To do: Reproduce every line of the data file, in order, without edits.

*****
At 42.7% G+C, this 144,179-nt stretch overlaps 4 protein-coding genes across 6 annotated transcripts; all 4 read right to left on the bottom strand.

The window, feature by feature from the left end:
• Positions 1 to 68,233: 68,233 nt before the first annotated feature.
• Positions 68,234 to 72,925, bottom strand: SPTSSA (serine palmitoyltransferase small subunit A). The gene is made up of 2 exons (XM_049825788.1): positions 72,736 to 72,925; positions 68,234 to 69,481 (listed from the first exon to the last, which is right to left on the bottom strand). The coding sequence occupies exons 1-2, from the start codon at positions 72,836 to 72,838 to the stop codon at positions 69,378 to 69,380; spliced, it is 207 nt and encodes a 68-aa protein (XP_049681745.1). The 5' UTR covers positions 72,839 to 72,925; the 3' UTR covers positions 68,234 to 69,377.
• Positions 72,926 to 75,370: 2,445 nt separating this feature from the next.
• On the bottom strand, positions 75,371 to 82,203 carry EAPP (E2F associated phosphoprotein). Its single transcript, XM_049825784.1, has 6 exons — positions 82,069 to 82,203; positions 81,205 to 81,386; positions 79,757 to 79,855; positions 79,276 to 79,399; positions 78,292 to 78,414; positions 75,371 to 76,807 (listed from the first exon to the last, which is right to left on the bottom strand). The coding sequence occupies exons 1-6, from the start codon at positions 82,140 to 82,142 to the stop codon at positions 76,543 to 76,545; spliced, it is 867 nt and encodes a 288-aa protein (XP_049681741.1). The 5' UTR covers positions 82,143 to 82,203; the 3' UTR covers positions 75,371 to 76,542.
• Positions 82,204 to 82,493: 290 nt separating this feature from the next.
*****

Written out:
At 42.7% G+C, this 144,179-nt stretch overlaps 4 protein-coding genes across 6 annotated transcripts; all 4 read right to left on the bottom strand.

The window, feature by feature from the left end:
• Positions 1 to 68,233: 68,233 nt before the first annotated feature.
• Positions 68,234 to 72,925, bottom strand: SPTSSA (serine palmitoyltransferase small subunit A). The gene is made up of 2 exons (XM_049825788.1): positions 72,736 to 72,925; positions 68,234 to 69,481 (listed from the first exon to the last, which is right to left on the bottom strand). The coding sequence occupies exons 1-2, from the start codon at positions 72,836 to 72,838 to the stop codon at positions 69,378 to 69,380; spliced, it is 207 nt and encodes a 68-aa protein (XP_049681745.1). The 5' UTR covers positions 72,839 to 72,925; the 3' UTR covers positions 68,234 to 69,377.
• Positions 72,926 to 75,370: 2,445 nt separating this feature from the next.
• On the bottom strand, positions 75,371 to 82,203 carry EAPP (E2F associated phosphoprotein). Its single transcript, XM_049825784.1, has 6 exons — positions 82,069 to 82,203; positions 81,205 to 81,386; positions 79,757 to 79,855; positions 79,276 to 79,399; positions 78,292 to 78,414; positions 75,371 to 76,807 (listed from the first exon to the last, which is right to left on the bottom strand). The coding sequence occupies exons 1-6, from the start codon at positions 82,140 to 82,142 to the stop codon at positions 76,543 to 76,545; spliced, it is 867 nt and encodes a 288-aa protein (XP_049681741.1). The 5' UTR covers positions 82,143 to 82,203; the 3' UTR covers positions 75,371 to 76,542.
• Positions 82,204 to 82,493: 290 nt separating this feature from the next.